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At what point......?

Got a question/comment about the business of writing or about the publishing industry? Here's your place to post it!
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At what point......?

Post by stu1883 » Thu June 4th, 2009, 5:22 pm

At what point in time did you actually consider yourself a writer? By that I mean, when somebody asked you your profession, at which point did you answer "I'm a writer!"

It may be a silly question but even though I am unpublished I do have a headful of ideas, a half written book and a dream to walk into my local library and see my book on the shelf - I am a writer......aren't I?

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Post by Anna Elliott » Thu June 4th, 2009, 6:44 pm

Absolutely you're a writer! You're a writer when you write--it's as simple as that.

Always scary to make those words "I'm a writer" come out of your mouth, though. My husband used to introduce me by saying practically in one breath, "This is my wife, Anna. She's a writer" because otherwise I would go to pretty much any lengths to avoid having to tell them myself! :)

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Post by SarahWoodbury » Thu June 4th, 2009, 6:55 pm

When you write, you're a writer. As an unpublished writer, though , it's really hard to say out loud, because you always feel like you have to qualify it. There is always that "but" in the back of my mind, that's really hard to shake, or brazen out when somebody asks.

Truthfully, it's not the first problem with this I've had. I've been a stay-at-home mom for 18 years now, and that's another job that gets strange reactions. I can see peoples' eyes glaze over the moment the words leave my mouth. I'm happy with that job too, though, so between the two choices, which do I pick, or do I say both because I don't want to diminish either?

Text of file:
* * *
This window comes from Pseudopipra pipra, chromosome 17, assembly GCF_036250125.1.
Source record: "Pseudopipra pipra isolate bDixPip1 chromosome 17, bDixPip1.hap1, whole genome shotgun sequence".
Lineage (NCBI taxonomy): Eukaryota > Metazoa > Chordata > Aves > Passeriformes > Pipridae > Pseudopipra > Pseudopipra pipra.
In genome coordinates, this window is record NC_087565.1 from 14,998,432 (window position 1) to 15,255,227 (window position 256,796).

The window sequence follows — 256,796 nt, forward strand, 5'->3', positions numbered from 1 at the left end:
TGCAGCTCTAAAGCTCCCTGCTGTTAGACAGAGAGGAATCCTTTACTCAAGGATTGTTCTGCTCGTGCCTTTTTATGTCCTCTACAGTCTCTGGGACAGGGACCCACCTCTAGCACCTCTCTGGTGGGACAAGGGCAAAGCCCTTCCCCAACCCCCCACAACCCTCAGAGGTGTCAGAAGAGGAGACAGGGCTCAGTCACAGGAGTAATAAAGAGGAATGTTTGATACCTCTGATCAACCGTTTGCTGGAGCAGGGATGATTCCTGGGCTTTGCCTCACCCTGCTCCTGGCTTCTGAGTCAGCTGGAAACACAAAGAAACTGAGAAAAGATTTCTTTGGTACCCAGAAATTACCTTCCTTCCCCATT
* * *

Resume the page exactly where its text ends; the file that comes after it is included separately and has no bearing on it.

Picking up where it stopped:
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Post by Margaret » Fri June 5th, 2009, 6:06 pm

The important part, I think, when you're not yet published, is to be able to say to yourself, "I'm a writer," and believe it. That means writing on some kind of frequent, regular basis and piling up the pages (as you're doing). If you're doing that, you're a writer, whether or not you're a published author. After all, every author was an unpublished writer while working on the first book they published (and most published writers wrote several unpublished manuscripts before writing the one that finally found a publisher).

Telling other people (at least those who aren't also writers) that you're a writer before you have anything to show for it can be counterproductive, because the first response will be "What have you written?" It can make you feel defensive if you can't point to anything you've published. Plus, it's easy to get so caught up in talking about your writing project that you seriously diminish the internal pressure you need to write it. Also, people will start asking, "How's your book coming? Have you finished it yet? Have you found a publisher?" and you'll get very tired (if you're a serious writer) of having to say, "Just fine. Not finished yet. No, I haven't found a publisher." As much as possible, I think it's better to just write and not talk much about the fact that you're writing, except to other writers who understand the process and realize the slow and painstaking nature of it.
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Post by michellemoran » Sat June 6th, 2009, 1:51 am

I said it as soon as I wrote my first novel. I also added that I was a teacher (when I taught), but I first called myself a writer when I finished a professional-length piece. I don't think it matters what that piece is - a collection of poems, short stories, etc. Just so long as it's finished.
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Post by Celia Hayes » Sat June 20th, 2009, 8:58 pm

My answer is in two parts, actually: the first part came after I had been contributing to a weblog, which for a number of reasons having only a little to do with my own writing, had been noticed and followed by a large audience. One of them actually wrote to me and asked if I would put some of his favorite posts on a CD, and mail it to him so that he could read them at home, where he didn't have internet service. So he sent me a box of blank CDs, saying in effect, one for me, and use the rest for anyone else who wants them. I think this was the first inkling that I had that anyone would want to actually pay me for writing, even it it was only a box of blank CD - hey, I might be able to go somewhere with this writing thing.

When I first started calling myself a writer was when I got let go from a large corporation late in 2005, when I was about three chapters into my first novel. I floated out of there, with severance check in my hot little hand, thinking, "Oh, that's not too bad - I can stay home and work on Chapter 4 tomorrow!"

Ever since then, I've been a writer who does a little admin/office management on the side, rather than a office manager/executive secretary who writes a little on the side.
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